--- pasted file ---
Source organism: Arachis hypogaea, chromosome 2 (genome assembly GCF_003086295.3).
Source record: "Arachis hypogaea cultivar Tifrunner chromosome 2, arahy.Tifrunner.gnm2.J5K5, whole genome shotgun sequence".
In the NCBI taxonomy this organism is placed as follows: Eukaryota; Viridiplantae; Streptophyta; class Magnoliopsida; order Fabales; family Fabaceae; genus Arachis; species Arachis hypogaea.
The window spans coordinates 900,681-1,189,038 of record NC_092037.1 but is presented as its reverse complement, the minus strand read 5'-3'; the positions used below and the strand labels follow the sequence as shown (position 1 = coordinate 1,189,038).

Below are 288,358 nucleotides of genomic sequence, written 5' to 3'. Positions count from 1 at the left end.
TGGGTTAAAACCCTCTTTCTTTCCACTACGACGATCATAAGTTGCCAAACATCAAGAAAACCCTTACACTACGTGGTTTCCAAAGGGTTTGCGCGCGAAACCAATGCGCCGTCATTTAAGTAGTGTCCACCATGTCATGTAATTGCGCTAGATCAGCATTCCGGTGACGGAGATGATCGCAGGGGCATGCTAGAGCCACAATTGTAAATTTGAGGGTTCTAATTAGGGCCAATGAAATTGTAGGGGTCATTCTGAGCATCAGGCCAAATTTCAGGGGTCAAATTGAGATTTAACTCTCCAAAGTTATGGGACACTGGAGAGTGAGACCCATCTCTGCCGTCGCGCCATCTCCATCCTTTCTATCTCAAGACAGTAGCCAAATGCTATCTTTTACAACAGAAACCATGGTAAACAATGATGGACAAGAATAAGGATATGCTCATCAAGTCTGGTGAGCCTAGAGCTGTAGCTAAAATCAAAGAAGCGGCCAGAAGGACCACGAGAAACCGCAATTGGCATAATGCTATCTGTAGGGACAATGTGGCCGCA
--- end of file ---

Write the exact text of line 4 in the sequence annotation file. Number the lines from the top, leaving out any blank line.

The window spans coordinates 900,681-1,189,038 of record NC_092037.1 but is presented as its reverse complement, the minus strand read 5'-3'; the positions used below and the strand labels follow the sequence as shown (position 1 = coordinate 1,189,038).